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Curr Colorectal Cancer Rep. 2018;14(2):37-55. doi: 10.1007/s11888-018-0398-5. Epub 2018 Mar 7.

Watch-and-Wait as a Therapeutic Strategy in Rectal Cancer.

Author information

1
1CHU de Québec - Hôtel-Dieu de Québec, 11 côte du Palais, Québec, QC G1R 2J6 Canada.
2
2The Royal Marsden NHS Foundation Trust, Downs Road, Sutton, Surrey, SM2 5PT UK.
3
3Department of Clinical Oncology, The Royal Marsden NHS Foundation Trust, Downs Road, Sutton, Surrey, SM2 5PT UK.
4
4Gastrointestinal Cancer Imaging, Department of Radiology, The Royal Marsden NHS Foundation Trust NIHR BRC and Imperial College London, Downs Road, Sutton, Surrey, SM2 5PT UK.

Abstract

Purpose of Review:

Pathological complete response is seen in approximately one fifth of rectal cancer patients following neoadjuvant chemoradiation. Since these patients have excellent oncological outcomes, there has been a rapidly growing interest in organ preservation for those who develop a clinical complete response. We review the watch-and-wait strategy and focus on all aspects of this hot topic, including who should be considered for this approach, how should we identify treatment response and what are the expected outcomes.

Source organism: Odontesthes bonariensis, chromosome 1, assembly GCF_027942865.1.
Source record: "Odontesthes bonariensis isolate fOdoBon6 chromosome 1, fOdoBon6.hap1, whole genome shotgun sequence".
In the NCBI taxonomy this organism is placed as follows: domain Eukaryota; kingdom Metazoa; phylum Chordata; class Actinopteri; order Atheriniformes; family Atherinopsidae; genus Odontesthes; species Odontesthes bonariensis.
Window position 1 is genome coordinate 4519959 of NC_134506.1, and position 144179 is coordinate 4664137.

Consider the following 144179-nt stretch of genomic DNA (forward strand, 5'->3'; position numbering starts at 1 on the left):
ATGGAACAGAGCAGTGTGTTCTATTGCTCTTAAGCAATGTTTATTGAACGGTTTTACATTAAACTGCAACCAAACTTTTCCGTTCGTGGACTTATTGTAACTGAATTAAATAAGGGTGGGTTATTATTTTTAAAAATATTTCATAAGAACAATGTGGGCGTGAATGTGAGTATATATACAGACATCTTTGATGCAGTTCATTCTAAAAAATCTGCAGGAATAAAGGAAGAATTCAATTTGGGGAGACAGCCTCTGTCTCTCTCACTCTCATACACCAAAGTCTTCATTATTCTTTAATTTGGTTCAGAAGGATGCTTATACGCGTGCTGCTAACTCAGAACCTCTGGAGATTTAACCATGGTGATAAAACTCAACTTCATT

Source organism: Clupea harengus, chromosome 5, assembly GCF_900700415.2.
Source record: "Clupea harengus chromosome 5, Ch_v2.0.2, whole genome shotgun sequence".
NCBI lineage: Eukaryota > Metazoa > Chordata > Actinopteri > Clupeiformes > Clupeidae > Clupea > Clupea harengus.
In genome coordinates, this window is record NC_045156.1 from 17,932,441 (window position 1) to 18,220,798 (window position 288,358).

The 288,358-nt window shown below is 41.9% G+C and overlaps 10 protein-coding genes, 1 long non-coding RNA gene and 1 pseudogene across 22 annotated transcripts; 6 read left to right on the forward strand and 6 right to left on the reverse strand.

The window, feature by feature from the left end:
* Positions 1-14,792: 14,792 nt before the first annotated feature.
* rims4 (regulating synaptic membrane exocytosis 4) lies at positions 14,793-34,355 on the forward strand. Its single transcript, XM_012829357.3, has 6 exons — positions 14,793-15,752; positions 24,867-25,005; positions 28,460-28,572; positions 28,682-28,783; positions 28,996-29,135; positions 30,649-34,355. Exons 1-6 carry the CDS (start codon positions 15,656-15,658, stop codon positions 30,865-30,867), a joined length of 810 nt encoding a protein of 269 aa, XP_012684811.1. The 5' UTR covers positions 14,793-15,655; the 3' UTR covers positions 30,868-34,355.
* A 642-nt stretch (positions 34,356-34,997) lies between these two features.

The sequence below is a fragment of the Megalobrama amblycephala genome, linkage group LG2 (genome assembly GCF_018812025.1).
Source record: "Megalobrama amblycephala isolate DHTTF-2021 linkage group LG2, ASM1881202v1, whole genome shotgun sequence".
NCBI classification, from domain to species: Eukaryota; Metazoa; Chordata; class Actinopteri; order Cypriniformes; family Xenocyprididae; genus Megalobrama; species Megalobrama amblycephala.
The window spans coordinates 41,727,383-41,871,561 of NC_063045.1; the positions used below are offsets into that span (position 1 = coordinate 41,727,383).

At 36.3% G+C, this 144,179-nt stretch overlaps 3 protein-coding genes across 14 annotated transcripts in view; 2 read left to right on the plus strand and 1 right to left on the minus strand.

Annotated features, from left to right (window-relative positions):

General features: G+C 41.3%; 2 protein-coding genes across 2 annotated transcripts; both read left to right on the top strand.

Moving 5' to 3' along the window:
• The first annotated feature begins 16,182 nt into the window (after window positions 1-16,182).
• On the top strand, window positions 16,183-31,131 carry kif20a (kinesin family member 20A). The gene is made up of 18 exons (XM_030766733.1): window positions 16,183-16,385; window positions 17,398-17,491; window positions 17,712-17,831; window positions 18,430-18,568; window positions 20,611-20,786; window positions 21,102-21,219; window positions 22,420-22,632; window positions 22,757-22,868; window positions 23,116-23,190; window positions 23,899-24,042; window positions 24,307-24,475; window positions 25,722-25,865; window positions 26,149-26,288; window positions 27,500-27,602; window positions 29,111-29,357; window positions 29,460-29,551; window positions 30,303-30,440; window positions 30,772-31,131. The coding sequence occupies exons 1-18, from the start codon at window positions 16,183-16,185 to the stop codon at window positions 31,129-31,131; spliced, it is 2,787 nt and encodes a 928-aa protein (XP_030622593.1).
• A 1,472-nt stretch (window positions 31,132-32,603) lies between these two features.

Recent Findings:

The major challenges in interpreting the data on watch-and-wait are the significant heterogeneity of patients selected for this approach and of methods employed to identify them. The evidence available comes mostly from retrospective cohort studies, but has shown good oncological outcomes, including the rate of successful salvage surgery, locoregional control and overall survival.

Summary:

There is currently not enough and not robust enough evidence to support watch-and-wait as a standard approach, outside a clinical trial, for patients achieving clinical complete response following neoadjuvant chemoradiation. Furthermore, there is a lack of data on long-term outcomes. However, the results we have so far are promising, and there is therefore an urgent need for randomised control studies such as the TRIGGER trial to confirm the safety of this strategy.

KEYWORDS:

Complete response; Deferral of surgery; Non-operative management; Organ preservation; Rectal cancer; Watch and wait

Conflict of interest statement

Compliance with Ethical StandardsThe authors declare that they have no conflict of interest.This article does not contain any studies with human or animal subjects performed by any of the authors.

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